The Letters of H. P. Blavatsky to A. P. Sinnett

Letter No. 142

17th February.

Dear Mr. Sinnett,

I must add a few lines to Mme. Blavatsky's letter which I have read, to tell you that I fully agree with her that her position is a horrible one. Do you know that ever since the 1st January, my first thought on waking in the morning has been "what impertinence or annoyance will the post bring to-day," and a feeling of thankfulness on going to bed if there has been nothing, which is very rare.

Just imagine what a life to lead, particularly for one who is in bad health, constantly suffering and has to write the "Secret Doctrine." I tell you the book does not progress and cannot progress with such constant persecutions. Also what is to become of Mme. B. when I am gone. When she left India, Leadbeater offered to accompany her, and remain with her, but yielded to Babajee's earnest entreaties that he might come to Europe. The January Theosophist will shew you what his professions of devotion etc. were. Now he has turned traitor to the Cause, throws stones at the Founders accusing them of fraud, and so naturally leaves undone the duty which he took upon himself and promised to do. Mme. B. thought that Mohini would come to her after my departure as his letters have always professed the warmest attachment to her, but being now under Babajee's influence, his latter epistle has quite a different tone to any of his former letters and he also begins to throw stones at her. If this is the stuff of which Chelas are made I hope no more specimens may be sent to Europe.

I wrote to Mme. Blavatsky's Aunt yesterday to tell her of the cruel position in which she is placed and to beg of her to think of some solution to the difficulty — for if she is left alone I verily believe some misfortune will happen.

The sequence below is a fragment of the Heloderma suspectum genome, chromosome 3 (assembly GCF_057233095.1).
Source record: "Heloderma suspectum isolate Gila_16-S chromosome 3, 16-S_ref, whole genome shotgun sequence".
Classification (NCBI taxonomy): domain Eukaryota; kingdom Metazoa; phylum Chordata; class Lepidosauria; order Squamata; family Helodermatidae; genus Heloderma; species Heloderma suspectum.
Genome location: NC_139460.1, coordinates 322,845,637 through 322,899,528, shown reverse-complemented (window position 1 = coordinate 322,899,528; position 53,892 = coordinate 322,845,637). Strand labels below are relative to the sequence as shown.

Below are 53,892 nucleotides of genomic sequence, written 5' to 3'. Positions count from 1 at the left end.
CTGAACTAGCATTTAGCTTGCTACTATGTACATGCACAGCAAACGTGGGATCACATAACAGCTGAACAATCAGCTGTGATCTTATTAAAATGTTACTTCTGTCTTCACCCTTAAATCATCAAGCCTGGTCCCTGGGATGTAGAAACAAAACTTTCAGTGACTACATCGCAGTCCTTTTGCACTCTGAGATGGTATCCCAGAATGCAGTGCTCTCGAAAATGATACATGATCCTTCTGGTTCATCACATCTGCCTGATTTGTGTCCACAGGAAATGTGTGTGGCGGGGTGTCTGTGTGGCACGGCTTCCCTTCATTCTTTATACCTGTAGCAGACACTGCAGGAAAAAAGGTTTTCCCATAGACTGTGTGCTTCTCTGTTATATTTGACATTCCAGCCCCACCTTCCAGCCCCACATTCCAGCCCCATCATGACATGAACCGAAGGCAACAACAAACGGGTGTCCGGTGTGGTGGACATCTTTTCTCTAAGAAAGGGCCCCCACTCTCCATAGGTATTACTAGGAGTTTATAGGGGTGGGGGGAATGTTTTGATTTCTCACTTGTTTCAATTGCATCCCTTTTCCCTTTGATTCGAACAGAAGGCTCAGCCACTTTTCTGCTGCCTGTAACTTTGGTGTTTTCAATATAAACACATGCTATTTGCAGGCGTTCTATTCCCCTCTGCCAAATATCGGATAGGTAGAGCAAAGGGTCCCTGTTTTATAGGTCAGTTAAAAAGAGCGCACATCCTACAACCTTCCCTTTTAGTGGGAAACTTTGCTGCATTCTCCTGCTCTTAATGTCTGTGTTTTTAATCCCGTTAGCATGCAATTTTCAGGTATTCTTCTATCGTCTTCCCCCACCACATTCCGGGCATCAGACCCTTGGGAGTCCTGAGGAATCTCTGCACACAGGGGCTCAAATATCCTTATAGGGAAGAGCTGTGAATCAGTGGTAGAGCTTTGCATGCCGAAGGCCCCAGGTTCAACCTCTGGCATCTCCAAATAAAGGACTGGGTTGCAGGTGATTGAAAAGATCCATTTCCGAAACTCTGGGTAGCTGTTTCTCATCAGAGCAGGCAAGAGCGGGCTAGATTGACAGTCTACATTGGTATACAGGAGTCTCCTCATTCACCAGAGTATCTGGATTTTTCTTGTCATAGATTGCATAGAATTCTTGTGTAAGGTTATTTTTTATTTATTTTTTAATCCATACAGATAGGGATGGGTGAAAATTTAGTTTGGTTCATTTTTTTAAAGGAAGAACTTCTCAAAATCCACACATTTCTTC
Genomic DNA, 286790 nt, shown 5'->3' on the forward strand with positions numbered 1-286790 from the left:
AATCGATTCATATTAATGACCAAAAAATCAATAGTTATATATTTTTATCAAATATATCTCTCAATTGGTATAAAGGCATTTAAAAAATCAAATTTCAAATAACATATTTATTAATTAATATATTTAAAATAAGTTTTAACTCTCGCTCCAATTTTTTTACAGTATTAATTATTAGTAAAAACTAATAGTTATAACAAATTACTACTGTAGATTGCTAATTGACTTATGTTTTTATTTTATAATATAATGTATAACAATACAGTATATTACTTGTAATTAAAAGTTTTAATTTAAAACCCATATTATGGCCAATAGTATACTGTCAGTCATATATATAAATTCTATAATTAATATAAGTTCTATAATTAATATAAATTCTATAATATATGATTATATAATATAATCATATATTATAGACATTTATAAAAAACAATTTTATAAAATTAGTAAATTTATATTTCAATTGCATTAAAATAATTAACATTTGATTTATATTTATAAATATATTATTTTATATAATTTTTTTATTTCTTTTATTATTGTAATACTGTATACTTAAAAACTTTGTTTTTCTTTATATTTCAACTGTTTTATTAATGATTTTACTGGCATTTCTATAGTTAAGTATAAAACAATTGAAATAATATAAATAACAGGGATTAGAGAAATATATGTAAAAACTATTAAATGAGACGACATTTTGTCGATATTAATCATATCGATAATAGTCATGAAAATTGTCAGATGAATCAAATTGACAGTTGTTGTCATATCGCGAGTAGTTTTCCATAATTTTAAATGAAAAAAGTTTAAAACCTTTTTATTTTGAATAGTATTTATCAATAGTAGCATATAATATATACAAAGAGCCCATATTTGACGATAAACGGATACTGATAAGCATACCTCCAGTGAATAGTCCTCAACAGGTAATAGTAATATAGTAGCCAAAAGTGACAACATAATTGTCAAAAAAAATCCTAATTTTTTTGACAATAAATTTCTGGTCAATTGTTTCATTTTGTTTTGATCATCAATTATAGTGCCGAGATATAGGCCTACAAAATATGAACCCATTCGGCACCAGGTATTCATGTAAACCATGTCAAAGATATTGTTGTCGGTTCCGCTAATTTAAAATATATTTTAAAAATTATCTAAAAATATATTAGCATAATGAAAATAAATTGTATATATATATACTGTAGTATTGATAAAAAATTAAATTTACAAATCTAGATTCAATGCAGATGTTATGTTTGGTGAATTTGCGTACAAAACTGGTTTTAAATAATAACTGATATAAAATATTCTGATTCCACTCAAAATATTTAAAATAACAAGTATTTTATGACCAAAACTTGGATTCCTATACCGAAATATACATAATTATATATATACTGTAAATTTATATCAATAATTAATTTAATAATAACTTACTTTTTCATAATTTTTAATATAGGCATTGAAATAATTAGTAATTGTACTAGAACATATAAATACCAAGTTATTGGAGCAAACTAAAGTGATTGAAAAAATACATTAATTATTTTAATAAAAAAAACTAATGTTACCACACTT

Do not think that Mme. B.'s letter is written to you in a passion for it is not, but she is so tired and disgusted with all these slanders and accusations freely launched at her from all sides, that I believe she will finish by doing something desperate. Her affection and trust in you is unbounded, and it seems to me that here in Europe you are almost the only true friend she has. Just try for one moment and place yourself in her position; after so many years labour for the Society which she created to find all the Theosophists either tearing herself or themselves to pieces — then wanting to write this book, which is to benefit the world by giving out truths hitherto unknown — and to find herself literally unable to do it through all the wounds and contusions she receives from all these stones so liberally shied at her from all sides, but the hardest from those whom she has loved so dearly.

I shall soon leave this and be out of all these rows in my quiet home in Sweden, but I think it right to tell you plainly how the position stands. All your interests are bound up in the Cause, and so you must unravel the mystery and put a stop to these persecutions.

Yrs. sincerely,
C. W.

Theosophical University Press Online Edition